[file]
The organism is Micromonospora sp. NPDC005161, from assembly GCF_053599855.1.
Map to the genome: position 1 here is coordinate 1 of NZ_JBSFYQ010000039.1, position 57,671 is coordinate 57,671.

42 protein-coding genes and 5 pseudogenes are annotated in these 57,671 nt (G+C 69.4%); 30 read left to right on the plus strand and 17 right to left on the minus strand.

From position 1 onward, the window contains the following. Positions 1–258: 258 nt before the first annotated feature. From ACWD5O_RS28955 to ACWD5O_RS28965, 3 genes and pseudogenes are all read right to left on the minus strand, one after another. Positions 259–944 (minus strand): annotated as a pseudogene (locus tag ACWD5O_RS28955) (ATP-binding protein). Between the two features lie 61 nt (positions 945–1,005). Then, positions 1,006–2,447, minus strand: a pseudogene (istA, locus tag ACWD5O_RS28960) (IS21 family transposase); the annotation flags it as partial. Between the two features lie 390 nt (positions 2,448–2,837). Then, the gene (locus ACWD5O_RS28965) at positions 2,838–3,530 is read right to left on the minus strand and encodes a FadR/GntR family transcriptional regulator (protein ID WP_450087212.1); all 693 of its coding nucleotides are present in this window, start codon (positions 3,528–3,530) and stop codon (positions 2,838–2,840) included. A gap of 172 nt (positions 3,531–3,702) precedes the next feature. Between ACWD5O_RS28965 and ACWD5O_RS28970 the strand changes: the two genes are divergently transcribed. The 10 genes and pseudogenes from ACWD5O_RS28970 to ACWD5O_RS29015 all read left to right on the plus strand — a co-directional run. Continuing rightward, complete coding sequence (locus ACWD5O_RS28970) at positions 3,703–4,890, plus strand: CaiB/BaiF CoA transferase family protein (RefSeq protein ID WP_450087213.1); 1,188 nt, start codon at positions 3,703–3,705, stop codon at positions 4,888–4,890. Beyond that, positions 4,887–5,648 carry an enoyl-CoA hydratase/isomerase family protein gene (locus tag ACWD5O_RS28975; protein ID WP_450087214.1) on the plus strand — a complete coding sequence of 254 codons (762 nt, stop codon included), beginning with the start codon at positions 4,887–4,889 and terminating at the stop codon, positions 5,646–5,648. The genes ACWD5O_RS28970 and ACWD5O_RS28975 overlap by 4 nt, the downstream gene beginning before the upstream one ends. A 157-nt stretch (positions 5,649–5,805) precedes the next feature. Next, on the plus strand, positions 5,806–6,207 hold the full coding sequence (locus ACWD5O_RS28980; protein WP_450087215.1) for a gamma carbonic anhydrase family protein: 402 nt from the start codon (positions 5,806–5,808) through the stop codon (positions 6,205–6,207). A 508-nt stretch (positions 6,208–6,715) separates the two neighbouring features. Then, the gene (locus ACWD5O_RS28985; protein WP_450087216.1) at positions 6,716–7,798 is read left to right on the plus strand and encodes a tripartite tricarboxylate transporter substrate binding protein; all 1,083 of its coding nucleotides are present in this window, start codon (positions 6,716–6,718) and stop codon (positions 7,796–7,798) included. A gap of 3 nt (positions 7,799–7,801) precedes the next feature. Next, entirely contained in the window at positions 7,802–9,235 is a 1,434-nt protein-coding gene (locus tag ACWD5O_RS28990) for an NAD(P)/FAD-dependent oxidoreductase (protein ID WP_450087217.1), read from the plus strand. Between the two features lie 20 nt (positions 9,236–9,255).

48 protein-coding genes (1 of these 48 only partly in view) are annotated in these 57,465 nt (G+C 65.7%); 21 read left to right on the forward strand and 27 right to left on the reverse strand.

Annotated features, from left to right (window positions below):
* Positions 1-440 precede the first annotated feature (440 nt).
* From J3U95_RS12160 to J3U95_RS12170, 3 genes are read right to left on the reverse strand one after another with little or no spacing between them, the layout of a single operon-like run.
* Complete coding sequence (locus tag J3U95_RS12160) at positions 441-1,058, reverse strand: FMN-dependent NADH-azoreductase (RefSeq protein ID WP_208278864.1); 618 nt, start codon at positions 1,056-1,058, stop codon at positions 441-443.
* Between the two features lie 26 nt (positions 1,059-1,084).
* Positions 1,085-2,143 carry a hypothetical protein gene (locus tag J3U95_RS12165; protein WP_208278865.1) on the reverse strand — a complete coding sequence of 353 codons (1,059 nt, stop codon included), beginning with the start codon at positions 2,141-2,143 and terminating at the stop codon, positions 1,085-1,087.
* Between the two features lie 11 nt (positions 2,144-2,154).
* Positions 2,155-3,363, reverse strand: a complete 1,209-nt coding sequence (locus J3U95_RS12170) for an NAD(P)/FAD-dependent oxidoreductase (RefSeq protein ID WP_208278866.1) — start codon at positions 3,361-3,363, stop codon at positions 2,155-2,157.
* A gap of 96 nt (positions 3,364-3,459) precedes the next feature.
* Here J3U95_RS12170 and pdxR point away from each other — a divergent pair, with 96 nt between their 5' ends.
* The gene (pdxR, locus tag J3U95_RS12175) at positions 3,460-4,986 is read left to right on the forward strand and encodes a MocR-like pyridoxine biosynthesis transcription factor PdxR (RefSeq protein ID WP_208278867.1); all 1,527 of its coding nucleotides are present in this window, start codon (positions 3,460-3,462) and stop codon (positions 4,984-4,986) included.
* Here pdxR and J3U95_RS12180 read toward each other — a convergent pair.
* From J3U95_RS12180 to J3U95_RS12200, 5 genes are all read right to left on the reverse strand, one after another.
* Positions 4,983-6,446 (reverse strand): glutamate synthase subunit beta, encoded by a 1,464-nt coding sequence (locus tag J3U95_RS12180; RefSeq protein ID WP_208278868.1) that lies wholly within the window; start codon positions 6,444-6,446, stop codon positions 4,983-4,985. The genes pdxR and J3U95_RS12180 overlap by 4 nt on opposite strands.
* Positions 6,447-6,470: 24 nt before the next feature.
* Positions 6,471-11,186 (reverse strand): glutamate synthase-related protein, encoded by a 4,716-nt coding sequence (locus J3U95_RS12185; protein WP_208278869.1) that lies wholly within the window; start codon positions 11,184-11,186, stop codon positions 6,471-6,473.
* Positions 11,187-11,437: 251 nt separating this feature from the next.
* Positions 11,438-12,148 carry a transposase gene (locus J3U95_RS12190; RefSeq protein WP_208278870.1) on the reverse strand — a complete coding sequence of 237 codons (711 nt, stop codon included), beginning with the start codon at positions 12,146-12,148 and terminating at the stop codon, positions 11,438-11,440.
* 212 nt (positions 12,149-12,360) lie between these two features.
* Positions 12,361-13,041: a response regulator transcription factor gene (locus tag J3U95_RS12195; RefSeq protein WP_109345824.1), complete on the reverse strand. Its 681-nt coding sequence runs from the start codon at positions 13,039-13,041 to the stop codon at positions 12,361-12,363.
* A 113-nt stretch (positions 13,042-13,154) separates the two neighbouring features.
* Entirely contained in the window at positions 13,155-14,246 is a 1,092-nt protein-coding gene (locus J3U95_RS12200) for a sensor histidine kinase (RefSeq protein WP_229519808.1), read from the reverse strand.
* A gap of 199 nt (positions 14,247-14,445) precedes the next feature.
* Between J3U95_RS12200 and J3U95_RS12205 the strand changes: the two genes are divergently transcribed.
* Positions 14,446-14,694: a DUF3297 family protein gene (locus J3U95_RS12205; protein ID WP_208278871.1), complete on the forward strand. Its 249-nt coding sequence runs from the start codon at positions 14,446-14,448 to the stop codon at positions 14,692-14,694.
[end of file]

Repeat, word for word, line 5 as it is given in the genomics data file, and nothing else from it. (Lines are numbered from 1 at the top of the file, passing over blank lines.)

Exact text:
48 protein-coding genes (1 of these 48 only partly in view) are annotated in these 57,465 nt (G+C 65.7%); 21 read left to right on the forward strand and 27 right to left on the reverse strand.